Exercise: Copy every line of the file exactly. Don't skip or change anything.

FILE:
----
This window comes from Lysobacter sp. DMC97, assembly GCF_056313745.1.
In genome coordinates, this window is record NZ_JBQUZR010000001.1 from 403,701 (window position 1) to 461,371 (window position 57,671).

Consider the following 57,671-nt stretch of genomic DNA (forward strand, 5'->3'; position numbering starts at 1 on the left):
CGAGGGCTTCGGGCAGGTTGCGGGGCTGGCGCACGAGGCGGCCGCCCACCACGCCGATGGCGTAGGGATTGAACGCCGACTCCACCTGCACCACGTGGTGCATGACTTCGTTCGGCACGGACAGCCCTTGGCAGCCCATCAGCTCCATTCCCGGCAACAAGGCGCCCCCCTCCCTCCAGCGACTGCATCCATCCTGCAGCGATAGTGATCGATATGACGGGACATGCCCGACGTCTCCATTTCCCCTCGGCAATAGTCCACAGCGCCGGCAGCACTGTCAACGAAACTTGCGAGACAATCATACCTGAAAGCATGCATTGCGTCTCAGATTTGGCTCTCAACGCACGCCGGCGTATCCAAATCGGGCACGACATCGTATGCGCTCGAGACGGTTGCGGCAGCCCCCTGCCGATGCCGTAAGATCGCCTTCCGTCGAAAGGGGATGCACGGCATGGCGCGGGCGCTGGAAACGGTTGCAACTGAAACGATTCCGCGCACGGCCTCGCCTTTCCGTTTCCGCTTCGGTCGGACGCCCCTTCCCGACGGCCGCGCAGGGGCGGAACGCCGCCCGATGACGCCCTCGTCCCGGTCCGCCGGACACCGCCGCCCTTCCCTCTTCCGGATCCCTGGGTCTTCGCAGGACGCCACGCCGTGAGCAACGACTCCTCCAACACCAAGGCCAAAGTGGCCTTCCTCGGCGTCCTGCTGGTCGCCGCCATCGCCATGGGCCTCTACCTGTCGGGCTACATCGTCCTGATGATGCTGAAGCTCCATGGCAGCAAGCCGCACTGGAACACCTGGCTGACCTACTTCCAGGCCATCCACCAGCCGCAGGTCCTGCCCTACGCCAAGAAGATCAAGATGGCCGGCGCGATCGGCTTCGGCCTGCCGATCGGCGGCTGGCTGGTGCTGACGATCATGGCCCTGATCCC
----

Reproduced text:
This window comes from Lysobacter sp. DMC97, assembly GCF_056313745.1.
In genome coordinates, this window is record NZ_JBQUZR010000001.1 from 403,701 (window position 1) to 461,371 (window position 57,671).

Consider the following 57,671-nt stretch of genomic DNA (forward strand, 5'->3'; position numbering starts at 1 on the left):
CGAGGGCTTCGGGCAGGTTGCGGGGCTGGCGCACGAGGCGGCCGCCCACCACGCCGATGGCGTAGGGATTGAACGCCGACTCCACCTGCACCACGTGGTGCATGACTTCGTTCGGCACGGACAGCCCTTGGCAGCCCATCAGCTCCATTCCCGGCAACAAGGCGCCCCCCTCCCTCCAGCGACTGCATCCATCCTGCAGCGATAGTGATCGATATGACGGGACATGCCCGACGTCTCCATTTCCCCTCGGCAATAGTCCACAGCGCCGGCAGCACTGTCAACGAAACTTGCGAGACAATCATACCTGAAAGCATGCATTGCGTCTCAGATTTGGCTCTCAACGCACGCCGGCGTATCCAAATCGGGCACGACATCGTATGCGCTCGAGACGGTTGCGGCAGCCCCCTGCCGATGCCGTAAGATCGCCTTCCGTCGAAAGGGGATGCACGGCATGGCGCGGGCGCTGGAAACGGTTGCAACTGAAACGATTCCGCGCACGGCCTCGCCTTTCCGTTTCCGCTTCGGTCGGACGCCCCTTCCCGACGGCCGCGCAGGGGCGGAACGCCGCCCGATGACGCCCTCGTCCCGGTCCGCCGGACACCGCCGCCCTTCCCTCTTCCGGATCCCTGGGTCTTCGCAGGACGCCACGCCGTGAGCAACGACTCCTCCAACACCAAGGCCAAAGTGGCCTTCCTCGGCGTCCTGCTGGTCGCCGCCATCGCCATGGGCCTCTACCTGTCGGGCTACATCGTCCTGATGATGCTGAAGCTCCATGGCAGCAAGCCGCACTGGAACACCTGGCTGACCTACTTCCAGGCCATCCACCAGCCGCAGGTCCTGCCCTACGCCAAGAAGATCAAGATGGCCGGCGCGATCGGCTTCGGCCTGCCGATCGGCGGCTGGCTGGTGCTGACGATCATGGCCCTGATCCC